Skip to main content

Blue Devil of the Week: Creating an Inclusive Climate for Those Facing Trauma

On an individual and community level, Dr. Angela Tunno helps people heal

Angela Tunno
Angela Tunno, an assistant professor in the Department of Psychiatry and Behavioral Sciences, helps those overcoming trauma thrive. Photo by Stephen Schramm.

Name: Dr. Angela Tunno

Position: Assistant Professor, Department of Psychiatry and Behavioral Sciences

Years at Duke: 7

What she does at Duke: Early in her career as a clinical psychologist, Dr. Angelo Tunno saw the effect of trauma on the communities she worked alongside. She saw patients whose physical and mental well-being were shaped by traumatic experiences, but who struggled to find support in wider society. That disconnect, between the toll trauma – whether in the form of a single difficult event or a long-term individual or collective hardship – takes on people, and the way that’s sometimes overlooked by the systems that shape lives, is now a central piece of Tunno’s work at Duke.

People standing together In her role as co-principal investigator with the Trauma-Informed Communities Project, Tunno works alongside communities in seven North Carolina counties helping develop comprehensive, trauma-informed community-led responses for children and families. To do this, she works with educators, health care providers, mental health professionals, religious leaders and those who work in the juvenile justice system or recreation organizations, offering information on the wide-ranging effects of childhood trauma. She’s also provided individualized coaching and support for these stakeholders as they work together to build a plan for how to identify and support children struggling to move forward from traumatic situations.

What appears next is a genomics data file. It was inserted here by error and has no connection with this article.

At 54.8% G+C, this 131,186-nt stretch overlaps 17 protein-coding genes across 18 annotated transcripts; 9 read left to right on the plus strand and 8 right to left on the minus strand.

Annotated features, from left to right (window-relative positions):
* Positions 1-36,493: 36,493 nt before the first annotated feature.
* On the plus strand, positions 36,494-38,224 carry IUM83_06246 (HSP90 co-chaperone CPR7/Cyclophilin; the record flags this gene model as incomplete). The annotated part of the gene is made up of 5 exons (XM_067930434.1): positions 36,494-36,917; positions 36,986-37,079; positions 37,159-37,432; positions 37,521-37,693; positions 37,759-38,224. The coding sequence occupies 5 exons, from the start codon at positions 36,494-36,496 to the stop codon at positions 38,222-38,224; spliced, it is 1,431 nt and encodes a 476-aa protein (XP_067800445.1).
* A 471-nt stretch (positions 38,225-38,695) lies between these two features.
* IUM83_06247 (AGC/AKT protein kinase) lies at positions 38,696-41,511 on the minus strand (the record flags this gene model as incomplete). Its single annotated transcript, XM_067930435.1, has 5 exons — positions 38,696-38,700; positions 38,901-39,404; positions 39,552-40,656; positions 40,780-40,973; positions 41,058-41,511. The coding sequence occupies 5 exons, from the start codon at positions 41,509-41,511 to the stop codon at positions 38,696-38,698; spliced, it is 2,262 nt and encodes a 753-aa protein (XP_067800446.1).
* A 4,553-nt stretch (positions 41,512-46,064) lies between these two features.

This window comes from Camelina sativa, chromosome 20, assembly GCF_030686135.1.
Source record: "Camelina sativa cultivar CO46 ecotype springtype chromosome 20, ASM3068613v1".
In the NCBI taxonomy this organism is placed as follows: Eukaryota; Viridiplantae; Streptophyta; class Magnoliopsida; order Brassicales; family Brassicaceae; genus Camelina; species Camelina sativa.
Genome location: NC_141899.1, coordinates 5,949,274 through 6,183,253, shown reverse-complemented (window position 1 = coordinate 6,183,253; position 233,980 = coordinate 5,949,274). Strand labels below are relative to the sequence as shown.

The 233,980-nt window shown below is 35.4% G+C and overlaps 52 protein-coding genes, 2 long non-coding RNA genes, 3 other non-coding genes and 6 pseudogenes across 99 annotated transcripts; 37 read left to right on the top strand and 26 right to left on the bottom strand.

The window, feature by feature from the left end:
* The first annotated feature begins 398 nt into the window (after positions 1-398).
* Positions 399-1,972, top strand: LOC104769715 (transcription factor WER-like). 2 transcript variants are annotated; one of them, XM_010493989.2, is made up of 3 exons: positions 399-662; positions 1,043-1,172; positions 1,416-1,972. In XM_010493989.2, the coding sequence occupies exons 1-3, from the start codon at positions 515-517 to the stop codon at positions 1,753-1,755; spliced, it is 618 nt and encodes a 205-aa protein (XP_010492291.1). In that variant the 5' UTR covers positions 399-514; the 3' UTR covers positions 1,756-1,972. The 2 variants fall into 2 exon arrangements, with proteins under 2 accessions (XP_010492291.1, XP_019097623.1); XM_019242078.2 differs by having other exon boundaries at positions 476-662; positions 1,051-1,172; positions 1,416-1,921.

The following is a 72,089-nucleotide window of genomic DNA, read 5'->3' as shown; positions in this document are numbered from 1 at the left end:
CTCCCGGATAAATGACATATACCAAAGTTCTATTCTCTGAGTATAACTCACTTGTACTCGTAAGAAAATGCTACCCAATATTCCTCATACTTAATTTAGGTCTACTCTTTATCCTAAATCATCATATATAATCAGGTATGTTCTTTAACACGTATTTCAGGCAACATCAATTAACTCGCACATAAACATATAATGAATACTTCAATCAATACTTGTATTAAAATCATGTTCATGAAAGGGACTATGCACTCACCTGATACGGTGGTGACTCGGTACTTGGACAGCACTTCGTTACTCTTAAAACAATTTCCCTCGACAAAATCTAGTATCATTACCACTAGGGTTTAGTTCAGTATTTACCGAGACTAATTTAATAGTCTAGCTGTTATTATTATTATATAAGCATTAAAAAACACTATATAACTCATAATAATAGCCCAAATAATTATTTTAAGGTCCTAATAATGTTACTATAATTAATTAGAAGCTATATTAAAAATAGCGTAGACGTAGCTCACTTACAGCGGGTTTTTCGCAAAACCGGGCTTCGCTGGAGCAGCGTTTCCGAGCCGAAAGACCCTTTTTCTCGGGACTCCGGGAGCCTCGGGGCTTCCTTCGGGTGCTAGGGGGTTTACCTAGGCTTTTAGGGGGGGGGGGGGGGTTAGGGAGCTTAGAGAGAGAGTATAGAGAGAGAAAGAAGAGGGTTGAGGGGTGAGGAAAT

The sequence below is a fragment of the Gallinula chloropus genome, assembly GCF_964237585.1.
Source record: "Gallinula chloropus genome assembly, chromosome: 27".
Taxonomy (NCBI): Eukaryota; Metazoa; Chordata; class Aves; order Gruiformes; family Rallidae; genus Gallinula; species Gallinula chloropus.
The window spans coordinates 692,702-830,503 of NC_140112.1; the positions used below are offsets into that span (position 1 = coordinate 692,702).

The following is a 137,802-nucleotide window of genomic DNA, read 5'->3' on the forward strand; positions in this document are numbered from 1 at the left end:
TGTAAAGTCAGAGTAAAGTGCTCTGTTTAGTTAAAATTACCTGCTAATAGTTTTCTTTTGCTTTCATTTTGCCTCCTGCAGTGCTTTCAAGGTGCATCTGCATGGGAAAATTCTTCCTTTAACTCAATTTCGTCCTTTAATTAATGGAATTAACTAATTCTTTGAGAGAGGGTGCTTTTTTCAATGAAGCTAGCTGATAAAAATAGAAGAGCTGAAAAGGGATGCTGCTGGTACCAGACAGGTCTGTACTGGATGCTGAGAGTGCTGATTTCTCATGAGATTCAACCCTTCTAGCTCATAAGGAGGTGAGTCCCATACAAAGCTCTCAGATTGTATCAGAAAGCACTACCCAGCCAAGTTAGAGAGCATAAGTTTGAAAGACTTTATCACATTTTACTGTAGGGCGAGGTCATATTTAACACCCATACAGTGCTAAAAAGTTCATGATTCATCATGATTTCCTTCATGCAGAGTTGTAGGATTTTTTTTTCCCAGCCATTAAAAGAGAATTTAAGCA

“We want to look at our own practices to find ways to be more trauma-informed, more healing-centered,” Tunno said. “Shifting systems to be more healing-centered is very slow, very hard work, but working with the people that do this work is very fulfilling.”

What she values about working here: In addition to her work helping community-level systems be better prepared to support children facing trauma, Tunno also sees young patients, adults and families  in her role as a clinical psychologist for the Duke Center for Adolescent and Young Adult Substance Use Treatment and the Duke Child and Family Study Center.

The opportunity to provide help to young people on an individual level, while also working on larger societal systems, is something Tunno is especially grateful to have.

“I get to shift gears a lot, which is great,” Tunno said. “It really gives you perspective. It helps my clinical work to think from a systems lens, and it helps my work with systems to think back to my clinical work when I work with families.”

Something people may not know about her: While in college at the University of South Carolina-Aiken, Tunno was a member of the school’s dance team. Often performing during school sporting events, her team also competed in dance competitions. During Tunno’s career, the team won the Peach Belt Conference championship and earned trips to the nationally-televised Universal Dance Association College Nationals in Orlando, Florida.

“People don’t always realize how much athleticism there is in dance, we had 5 a.m. training during competition season,” Tunno said.

While she still enjoys moving to music, she said her championship-level dance skills are long gone.

“I could try some of those old moves, but I’d probably break something,” Tunno said.

Is there a colleague at Duke who has an intriguing job or goes above and beyond to make a difference? Nominate that person for Blue Devil of the Week.